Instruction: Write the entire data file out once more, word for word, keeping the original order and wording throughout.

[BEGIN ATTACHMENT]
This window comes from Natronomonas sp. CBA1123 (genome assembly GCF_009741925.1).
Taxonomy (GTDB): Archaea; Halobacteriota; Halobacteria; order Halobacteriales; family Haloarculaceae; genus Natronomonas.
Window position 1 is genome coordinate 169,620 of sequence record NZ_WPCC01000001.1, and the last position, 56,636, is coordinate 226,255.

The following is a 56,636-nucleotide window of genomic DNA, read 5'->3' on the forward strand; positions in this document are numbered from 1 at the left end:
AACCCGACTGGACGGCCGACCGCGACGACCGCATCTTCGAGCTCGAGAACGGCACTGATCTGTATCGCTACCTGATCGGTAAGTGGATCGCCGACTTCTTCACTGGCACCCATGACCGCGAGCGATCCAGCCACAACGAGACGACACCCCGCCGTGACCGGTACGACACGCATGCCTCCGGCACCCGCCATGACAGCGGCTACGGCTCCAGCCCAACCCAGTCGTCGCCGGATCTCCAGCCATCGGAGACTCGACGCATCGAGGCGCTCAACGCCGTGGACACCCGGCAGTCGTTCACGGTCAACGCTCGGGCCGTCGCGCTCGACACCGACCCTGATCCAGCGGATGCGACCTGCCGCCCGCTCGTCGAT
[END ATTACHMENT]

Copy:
This window comes from Natronomonas sp. CBA1123 (genome assembly GCF_009741925.1).
Taxonomy (GTDB): Archaea; Halobacteriota; Halobacteria; order Halobacteriales; family Haloarculaceae; genus Natronomonas.
Window position 1 is genome coordinate 169,620 of sequence record NZ_WPCC01000001.1, and the last position, 56,636, is coordinate 226,255.

The following is a 56,636-nucleotide window of genomic DNA, read 5'->3' on the forward strand; positions in this document are numbered from 1 at the left end:
AACCCGACTGGACGGCCGACCGCGACGACCGCATCTTCGAGCTCGAGAACGGCACTGATCTGTATCGCTACCTGATCGGTAAGTGGATCGCCGACTTCTTCACTGGCACCCATGACCGCGAGCGATCCAGCCACAACGAGACGACACCCCGCCGTGACCGGTACGACACGCATGCCTCCGGCACCCGCCATGACAGCGGCTACGGCTCCAGCCCAACCCAGTCGTCGCCGGATCTCCAGCCATCGGAGACTCGACGCATCGAGGCGCTCAACGCCGTGGACACCCGGCAGTCGTTCACGGTCAACGCTCGGGCCGTCGCGCTCGACACCGACCCTGATCCAGCGGATGCGACCTGCCGCCCGCTCGTCGAT